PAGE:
Whether Florida lawmakers will do away with the state’s prohibition against smoking medical marijuana remains up in the air, despite an ultimatum issued by Governor Ron DeSantis. WUWF’s Dave Dunwoody reports
Saying they failed to heed the will of the voters, DeSantis is ordering lawmakers to eliminate a ban on smokable medical marijuana. If they don’t comply, the Governor is threatening to drop the state’s appeal of a court ruling that found the prohibition violated a 2016 constitutional amendment.
“Everyone knew what that amendment meant; it was very clear there was overwhelming support for it,” said the Governor. “And so, we’ve just got to enact the statute that is going to pass constitutional muster; and I think what they did before was below the threshold that the voters put in terms of what they wanted to see.”
The amendment, approved by more than 71 percent of voters, legalized medical marijuana for patients with a broad swath of debilitating conditions, such as cancer and glaucoma. DeSantis is among the many critics of the smoking ban who believe voters thought the amendment would allow smoking.
“Some of the things I criticized, [such as] the way they did the organization, as a free-market guy it wasn’t I necessarily something I like,” DeSantis said. “You probably could do a lot of different approaches and it still be constitutional. I thought that restricting and not allowing anyone who was prescribed by doctors to smoke it – to me I thought that ran afoul of the amendment and I think that needs to be corrected.”
Addressing reporters Wednesday during an Associated Press pre-legislative session gathering, House Speaker José Oliva raised doubts about whether the governor will get his way.
“We have a responsibility as a legislature that if there’s going to be a medicine – grown, sold, and taken – that we can know and doctors can know, what is the dosage that one has taken?” said Oliva. “The fact that it is an illegal drug federally has given some pause to our major universities to study it in a way that needs to be studied.”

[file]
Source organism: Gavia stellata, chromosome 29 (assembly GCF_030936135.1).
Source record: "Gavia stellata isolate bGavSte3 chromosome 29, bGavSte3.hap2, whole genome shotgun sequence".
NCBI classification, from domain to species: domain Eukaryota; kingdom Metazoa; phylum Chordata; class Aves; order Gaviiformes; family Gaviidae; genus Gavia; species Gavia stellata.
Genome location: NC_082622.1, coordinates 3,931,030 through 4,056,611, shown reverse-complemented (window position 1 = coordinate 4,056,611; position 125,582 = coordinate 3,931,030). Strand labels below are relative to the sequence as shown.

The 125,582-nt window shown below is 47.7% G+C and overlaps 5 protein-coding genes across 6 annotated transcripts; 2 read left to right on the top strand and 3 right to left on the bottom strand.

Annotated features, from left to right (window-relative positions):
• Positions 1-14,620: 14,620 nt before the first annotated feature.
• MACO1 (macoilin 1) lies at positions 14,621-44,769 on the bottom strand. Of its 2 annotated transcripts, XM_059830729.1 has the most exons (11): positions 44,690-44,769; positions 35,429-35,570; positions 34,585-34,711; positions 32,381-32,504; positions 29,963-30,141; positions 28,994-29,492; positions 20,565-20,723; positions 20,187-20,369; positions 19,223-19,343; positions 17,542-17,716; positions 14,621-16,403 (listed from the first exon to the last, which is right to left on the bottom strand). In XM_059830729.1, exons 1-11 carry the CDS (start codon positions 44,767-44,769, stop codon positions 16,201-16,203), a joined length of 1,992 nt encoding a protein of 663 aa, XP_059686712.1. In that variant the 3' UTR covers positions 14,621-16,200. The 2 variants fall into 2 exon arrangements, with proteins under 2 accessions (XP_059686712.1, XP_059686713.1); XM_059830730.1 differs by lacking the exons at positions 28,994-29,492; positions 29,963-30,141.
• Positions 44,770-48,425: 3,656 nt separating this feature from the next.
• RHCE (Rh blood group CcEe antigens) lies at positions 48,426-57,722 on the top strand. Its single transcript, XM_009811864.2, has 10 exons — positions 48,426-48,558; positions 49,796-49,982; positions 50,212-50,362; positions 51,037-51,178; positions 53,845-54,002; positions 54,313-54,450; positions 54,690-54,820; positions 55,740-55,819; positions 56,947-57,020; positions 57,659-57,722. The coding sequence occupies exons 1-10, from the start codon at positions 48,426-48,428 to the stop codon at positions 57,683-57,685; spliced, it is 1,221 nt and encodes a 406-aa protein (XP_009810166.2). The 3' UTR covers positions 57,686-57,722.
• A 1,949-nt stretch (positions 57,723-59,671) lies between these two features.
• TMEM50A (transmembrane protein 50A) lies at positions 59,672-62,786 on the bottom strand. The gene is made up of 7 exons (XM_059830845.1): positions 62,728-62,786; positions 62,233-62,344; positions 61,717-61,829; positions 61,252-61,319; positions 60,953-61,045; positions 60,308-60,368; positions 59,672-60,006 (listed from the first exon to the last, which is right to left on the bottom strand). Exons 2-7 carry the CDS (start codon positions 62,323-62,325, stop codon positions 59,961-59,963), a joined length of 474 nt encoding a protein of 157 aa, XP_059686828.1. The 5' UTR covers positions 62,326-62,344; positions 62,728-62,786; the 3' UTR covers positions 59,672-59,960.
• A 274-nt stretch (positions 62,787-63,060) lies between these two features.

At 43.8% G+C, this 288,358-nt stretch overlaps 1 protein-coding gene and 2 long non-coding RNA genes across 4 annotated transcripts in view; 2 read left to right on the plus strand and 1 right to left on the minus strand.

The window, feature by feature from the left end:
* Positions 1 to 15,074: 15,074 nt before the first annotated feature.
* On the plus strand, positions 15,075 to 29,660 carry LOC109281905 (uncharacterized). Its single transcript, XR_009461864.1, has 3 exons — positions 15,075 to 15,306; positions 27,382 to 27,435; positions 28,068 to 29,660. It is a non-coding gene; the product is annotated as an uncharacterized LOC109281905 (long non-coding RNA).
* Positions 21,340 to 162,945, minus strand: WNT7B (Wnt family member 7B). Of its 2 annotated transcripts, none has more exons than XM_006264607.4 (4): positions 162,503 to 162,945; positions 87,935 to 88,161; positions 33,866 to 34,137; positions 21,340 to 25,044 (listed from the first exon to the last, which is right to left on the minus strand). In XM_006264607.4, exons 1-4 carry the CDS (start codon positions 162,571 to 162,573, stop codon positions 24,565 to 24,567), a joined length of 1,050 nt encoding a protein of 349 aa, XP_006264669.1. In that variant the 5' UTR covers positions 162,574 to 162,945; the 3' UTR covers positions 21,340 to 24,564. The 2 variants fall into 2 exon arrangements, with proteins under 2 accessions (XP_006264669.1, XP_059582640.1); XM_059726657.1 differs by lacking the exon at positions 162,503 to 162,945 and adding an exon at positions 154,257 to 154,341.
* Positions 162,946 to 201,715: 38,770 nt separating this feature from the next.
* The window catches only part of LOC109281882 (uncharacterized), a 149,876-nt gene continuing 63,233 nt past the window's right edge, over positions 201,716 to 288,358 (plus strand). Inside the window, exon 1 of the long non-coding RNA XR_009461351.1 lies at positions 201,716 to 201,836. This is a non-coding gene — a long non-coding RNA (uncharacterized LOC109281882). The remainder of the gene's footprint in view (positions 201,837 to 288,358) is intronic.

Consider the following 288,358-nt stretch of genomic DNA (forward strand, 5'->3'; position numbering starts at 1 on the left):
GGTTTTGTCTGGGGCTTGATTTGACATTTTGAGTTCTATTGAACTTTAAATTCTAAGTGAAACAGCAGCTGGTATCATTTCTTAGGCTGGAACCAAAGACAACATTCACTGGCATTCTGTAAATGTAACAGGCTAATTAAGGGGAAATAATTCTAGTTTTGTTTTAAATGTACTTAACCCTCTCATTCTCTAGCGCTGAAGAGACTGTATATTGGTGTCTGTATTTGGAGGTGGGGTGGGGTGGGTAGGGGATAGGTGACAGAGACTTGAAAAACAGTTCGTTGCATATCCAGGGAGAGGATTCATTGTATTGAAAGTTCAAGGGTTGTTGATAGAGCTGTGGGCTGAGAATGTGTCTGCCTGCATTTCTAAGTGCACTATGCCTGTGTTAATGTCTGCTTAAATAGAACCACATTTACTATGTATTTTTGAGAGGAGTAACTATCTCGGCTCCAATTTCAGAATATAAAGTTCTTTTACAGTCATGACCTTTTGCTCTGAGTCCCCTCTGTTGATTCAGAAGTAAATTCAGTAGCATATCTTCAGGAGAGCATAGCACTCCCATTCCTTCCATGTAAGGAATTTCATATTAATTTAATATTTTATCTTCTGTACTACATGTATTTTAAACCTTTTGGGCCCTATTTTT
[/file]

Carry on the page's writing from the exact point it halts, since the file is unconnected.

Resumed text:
The Speaker expressed concern that allowing patients to smoke the marijuana as treatment amounts to a de facto authorization of marijuana for recreational use.
“The discussion that is being had now is, basically, we want recreational marijuana, Oliva said. “We want to call it medicine, because if you call it medicine we have some cover, so that’s what we would like.”
While Oliva -- a Miami Lakes Republican whose fortune is built on a cigar company -- agrees that marijuana delivered in non-smokable forms can be a valuable form of treatment, he draws the line at some potential smokers.
“Is one to believe that an eight-year-old child should be smoking marijuana and inhaling smoke into their lungs?” asked Oliva. “I’ve been in the smoke business my entire life and I’ve never heard anyone say it’s good for you.”
House leadership – including Oliva -- would like to have something on the governor’s desk by the March 15 deadline. Meanwhile, the Senate Health Policy Committee on Monday is taking up a bill -- SB 182 -- that would strip the smoking ban out of the state’s medical marijuana laws.